What a great week it has been since the re-opening of the DeSoto County Museum, following a revamp in the face of the global pandemic.
The welcome mat is now out once again to visitors from around the world and our neighbors just down the street.
A steady stream of visitors has found their way into DeSoto County’s award-winning museum which was voted as the State of Mississippi’s “Best Small Museum” in 2003 upon its re-opening.
Since that time, the museum curator and staff have added a total of nine new exhibits and augmented existing displays with additional artifacts. For instance, the museum’s Law Enforcement Exhibit, which chronicles the careers and stories of legendary sheriffs, deputies, constables and includes law enforcement men and women from pioneer times until present day, has been expanded and updated to include everything from a 1911 Colt revolver to a framed portrait of DeSoto County Deputy Sheriff Ray Richardson, the county’s first black deputy sheriff.
The museum received a recent cache of artifacts from the sons of legendary DeSoto County Constable Hop Durdin, who, along with his counterpart Burmah Hobbs, battled moonshiners, gamblers, and all sorts of vice and corruption, and struck terror in the hearts of all teenagers out for a moonlight drive. Durdin’s badge, handcuffs, pistol holster, and other artifacts are now on display.
There have been a few changes to the museum’s entrance foyer, now outfitted with a handsomely stained framed panel of large Plexiglass. The receptionist area is now encased in Plexiglass as well.
The foyer has been completely cordoned off to ensure the health and safety of all those entering the museum, located just off the interstate in the DeSoto County seat.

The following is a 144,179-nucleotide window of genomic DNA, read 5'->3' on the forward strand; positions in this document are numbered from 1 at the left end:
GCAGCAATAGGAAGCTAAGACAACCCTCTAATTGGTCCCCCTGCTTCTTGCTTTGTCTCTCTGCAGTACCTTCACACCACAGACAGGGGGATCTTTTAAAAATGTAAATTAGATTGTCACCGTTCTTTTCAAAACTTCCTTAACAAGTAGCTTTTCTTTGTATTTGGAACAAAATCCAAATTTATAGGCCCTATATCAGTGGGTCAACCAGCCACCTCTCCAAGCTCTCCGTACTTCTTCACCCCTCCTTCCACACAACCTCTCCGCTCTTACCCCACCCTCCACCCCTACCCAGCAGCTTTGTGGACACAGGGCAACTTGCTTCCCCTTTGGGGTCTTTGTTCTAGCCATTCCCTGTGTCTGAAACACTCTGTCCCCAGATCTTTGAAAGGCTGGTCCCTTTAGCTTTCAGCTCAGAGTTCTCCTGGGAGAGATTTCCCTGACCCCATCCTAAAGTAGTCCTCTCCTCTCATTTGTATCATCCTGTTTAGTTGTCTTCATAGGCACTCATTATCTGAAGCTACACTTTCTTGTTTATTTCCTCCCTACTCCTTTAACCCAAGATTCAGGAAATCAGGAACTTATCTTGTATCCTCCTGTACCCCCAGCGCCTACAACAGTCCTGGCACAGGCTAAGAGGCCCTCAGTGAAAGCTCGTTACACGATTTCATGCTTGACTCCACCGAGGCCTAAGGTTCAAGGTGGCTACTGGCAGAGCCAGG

Guests are asked to don masks for the tour, which lasts about 45 minutes. Temperatures are taken to alert individuals to the fact they might need to seek medical attention. Hand sanitizer and even gloves are made available.
Once entering, the museum affords literally everyone a stroll through history, from the time of prehistoric dinosaurs to the civilizations of Native Americans, the exploits of Spanish explorer Hernando DeSoto, the American Civil War, and Civil Rights eras.
The capstone of the museum’s current exhibits and collections includes the Unknown Child Exhibit, which honors the lives and stories of the 1.5 million Jewish children who died during the Holocaust, both before and after World War II. The local tie to the exhibit also involves the participation of the late Morris Casey, a DeSoto County World War II G.I. who helped liberate Nazi-era concentration camps.
Thousands have attended and viewed this truly remarkable exhibit, which includes a short film in the museum’s theater.
An accompanying exhibit includes local Jewish history and the story of early Jewish pioneers like the Goodman family and the forebears of present-day DeSoto County residents.
One of the museum’s newest collections is on loan by Dr. Henry Wadsworth’s family. Dr. Henry Wadsworth and his son William recently made available the entire medical archive from the family’s medical practice. The medical archive, which includes artifacts, instruments, medicines, and other fascinating items, is enjoined by some of the personal belongings of the late Dr. Angus Emerson.
That exhibit, which is currently being crafted for display, will join an exhibit on the major historical event shaping our world today. “Days of the Pandemic” will showcase diaries, journals, photographs, and other memorabilia from the living history we are now experiencing.
History is unfolding all around us and we invite you to become a part of it. To submit your pandemic diaries and journals, children’s refrigerator art, etc. please contact the DeSoto County Museum at 662-429-8852 to become a part of this important exhibit.
Robert Lee Long is the Curator of the DeSoto County Museum.